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In 2019, Femma vzw, a Belgian women’s organisation, as an experiment, implemented a 30-hour workweek within the organisation. For a period of 12 months, all full-time employees switched from a 36-hour workweek to a 30-hour workweek. During this experiment, a longitudinal time-use study into the impact of the working time reduction on the working life and private life of these employees was carried out. The study included five waves of data collection before, during and after the experiment over a period of two and a half years. Each wave consisted of an online 7-day time use diary, a pre-diary questionnaire and a post-diary questionnaire. This research report discusses the first general findings of the study, using the first four waves. Some key findings are: the employees had clear wishes and expectations about what they wanted to do with their extra time at the start of the 30-hour workweek. Above all, the wish for more personal time was high. Most employees took this extra time as one additional non-working day per week, namely Wednesday or Friday. The extra free hours mostly were spent on household work, care and personal care, although this was not exactly what they wished for. However, employees did experience less household stress, less leisure time pressure and a better work-life balance.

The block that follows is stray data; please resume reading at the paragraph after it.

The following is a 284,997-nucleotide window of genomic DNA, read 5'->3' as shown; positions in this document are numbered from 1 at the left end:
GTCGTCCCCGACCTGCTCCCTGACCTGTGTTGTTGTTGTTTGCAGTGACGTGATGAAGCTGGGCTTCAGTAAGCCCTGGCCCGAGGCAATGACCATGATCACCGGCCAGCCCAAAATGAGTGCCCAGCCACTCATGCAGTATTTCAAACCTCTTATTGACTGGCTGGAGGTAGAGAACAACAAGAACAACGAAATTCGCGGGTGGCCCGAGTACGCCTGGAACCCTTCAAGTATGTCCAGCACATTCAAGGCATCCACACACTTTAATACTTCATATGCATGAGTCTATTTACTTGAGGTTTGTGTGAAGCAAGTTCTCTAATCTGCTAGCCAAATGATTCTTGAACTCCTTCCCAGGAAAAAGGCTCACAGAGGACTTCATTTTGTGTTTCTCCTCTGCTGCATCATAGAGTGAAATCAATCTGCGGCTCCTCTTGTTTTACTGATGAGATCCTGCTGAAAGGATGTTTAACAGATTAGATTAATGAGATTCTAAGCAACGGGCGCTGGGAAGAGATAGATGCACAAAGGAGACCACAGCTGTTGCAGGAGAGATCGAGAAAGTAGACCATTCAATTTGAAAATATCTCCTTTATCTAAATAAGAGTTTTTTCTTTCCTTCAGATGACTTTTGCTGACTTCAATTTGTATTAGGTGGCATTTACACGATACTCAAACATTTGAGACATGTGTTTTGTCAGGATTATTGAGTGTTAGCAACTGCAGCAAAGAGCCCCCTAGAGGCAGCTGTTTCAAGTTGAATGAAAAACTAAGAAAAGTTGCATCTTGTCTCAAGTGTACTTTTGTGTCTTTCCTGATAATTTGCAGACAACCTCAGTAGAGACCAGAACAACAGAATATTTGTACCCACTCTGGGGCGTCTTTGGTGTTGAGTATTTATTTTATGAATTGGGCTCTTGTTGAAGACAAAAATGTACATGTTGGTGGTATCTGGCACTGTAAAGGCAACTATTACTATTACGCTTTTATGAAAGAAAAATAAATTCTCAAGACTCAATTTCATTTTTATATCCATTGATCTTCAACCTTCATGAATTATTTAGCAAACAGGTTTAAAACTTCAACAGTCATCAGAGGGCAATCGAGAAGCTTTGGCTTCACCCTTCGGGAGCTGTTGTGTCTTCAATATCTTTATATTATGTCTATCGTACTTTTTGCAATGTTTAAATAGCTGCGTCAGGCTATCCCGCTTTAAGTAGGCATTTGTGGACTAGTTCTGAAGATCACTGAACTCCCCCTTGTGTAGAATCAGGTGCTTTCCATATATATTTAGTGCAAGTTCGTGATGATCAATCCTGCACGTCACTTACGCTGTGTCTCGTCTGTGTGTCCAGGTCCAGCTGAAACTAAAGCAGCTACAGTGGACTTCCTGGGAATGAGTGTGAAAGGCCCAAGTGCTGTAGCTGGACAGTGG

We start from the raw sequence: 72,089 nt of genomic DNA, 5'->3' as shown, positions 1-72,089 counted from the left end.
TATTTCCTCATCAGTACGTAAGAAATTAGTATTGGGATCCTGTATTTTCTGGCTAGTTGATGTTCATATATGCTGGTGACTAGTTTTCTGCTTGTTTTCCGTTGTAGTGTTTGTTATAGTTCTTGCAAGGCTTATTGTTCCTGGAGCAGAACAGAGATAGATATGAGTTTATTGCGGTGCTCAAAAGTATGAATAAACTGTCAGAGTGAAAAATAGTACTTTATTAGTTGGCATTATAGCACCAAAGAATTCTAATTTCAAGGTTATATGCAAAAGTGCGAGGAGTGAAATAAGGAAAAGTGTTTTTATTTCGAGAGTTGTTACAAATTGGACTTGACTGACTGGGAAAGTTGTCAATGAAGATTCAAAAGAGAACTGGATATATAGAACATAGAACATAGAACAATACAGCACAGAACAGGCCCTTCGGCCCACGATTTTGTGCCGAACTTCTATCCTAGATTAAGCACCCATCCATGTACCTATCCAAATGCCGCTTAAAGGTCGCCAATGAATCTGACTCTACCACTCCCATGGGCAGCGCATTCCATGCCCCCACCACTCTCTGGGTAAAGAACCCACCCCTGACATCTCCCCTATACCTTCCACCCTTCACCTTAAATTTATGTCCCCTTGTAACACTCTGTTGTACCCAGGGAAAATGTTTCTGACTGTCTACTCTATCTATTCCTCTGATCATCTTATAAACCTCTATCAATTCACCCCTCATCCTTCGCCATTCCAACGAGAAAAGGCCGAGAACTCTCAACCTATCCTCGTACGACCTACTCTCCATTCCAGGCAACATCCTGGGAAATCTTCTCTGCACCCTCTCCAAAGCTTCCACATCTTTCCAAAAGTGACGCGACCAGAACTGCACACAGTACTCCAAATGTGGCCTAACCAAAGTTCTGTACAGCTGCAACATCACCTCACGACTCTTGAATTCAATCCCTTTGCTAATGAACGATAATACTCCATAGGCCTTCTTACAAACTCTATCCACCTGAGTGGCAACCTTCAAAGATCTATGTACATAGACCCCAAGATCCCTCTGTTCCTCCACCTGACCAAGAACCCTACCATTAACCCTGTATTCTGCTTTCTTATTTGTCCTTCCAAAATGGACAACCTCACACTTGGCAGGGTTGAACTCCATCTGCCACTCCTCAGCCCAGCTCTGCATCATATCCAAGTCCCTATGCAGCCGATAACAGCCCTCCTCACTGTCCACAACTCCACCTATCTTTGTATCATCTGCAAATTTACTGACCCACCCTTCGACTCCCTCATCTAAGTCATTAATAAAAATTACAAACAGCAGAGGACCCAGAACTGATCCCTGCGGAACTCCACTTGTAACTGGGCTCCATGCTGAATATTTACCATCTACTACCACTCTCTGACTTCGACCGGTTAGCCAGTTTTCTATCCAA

- shorter workweek
- 30-hour workweek
- working hours reduction
FingerprintDive into the research topics of 'Rethinking the workweek: Results from a longitudinal time-use study of a 30-hour workweek experiment'. Together they form a unique fingerprint.
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FWOAL965: The 30-hour workweek: the temporal impact of a collective working time reduction on the daily life of employees and their families
1/01/20 → 31/12/23